I haven’t really posted anything on this site since I posted about getting my Cicerone Certification(insert copyright symbol. bleargh). Well, since then, I’ve been working, and reading, and SXSW has happened, and I’ve managed to get myself drunk a lot. I was working earlier tonight, and am now on my second beer since getting home, so I am a little drunk right now. but that is something that should be expected from me, half the things I put up here are written with some booze in me, hooray.
So reading right now. I’ve recently finished The Art of Living According to Joe Beef, and it is amazing. I have started working on a review after finishing it the other day, but that is not something I’m in a state to do right now, this is more of a drunk rambling post. I like to do those more. I’m also most of the way through Farmhouse Ales which is a fabulous book by the brewers association. A great book about Biere de Gardes and Saisons. To be honest, I don’t give a damn about the French farmhouse ales, but I LOVE saisons. Reading it is making me realize one thing, and that is that none of the Texas brewers which are making a saison give a shit about what a saison historically is. I feel like that statement is giving them too much credit, and I don’t think they even know what a saison historically is, or what would be considered a proper modern day saison.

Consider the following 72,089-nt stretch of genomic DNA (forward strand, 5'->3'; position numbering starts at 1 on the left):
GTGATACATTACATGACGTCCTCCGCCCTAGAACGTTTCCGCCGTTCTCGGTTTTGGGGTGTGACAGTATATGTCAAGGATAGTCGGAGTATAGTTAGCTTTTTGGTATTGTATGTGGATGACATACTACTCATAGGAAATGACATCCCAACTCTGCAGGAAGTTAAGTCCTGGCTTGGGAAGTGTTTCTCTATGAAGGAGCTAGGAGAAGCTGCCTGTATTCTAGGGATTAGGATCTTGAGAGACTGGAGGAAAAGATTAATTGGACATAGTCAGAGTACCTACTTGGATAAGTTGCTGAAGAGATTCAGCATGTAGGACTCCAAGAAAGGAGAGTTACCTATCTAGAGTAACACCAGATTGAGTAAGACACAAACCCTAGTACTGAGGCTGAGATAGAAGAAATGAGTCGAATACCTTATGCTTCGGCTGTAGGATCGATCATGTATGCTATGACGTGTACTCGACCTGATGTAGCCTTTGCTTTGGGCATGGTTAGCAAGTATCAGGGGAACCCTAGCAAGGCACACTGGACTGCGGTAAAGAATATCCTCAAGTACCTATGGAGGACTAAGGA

Oh shit, I just hit a sloppy and tired state, completly lost my train of thought. Saisons, delicious. Texas saisons, Lacking. Am I being a bit harsh, sure. If one of them would make a good saison that is around 6% and has a good mix or yeasts, malts and hops to make it at least decent, my criticism would stop about all saisons. But that isn’t the case. Come on Texas brewers. give me something that is delicious. quit making it too strong. I want an almost session-able saison. bring it.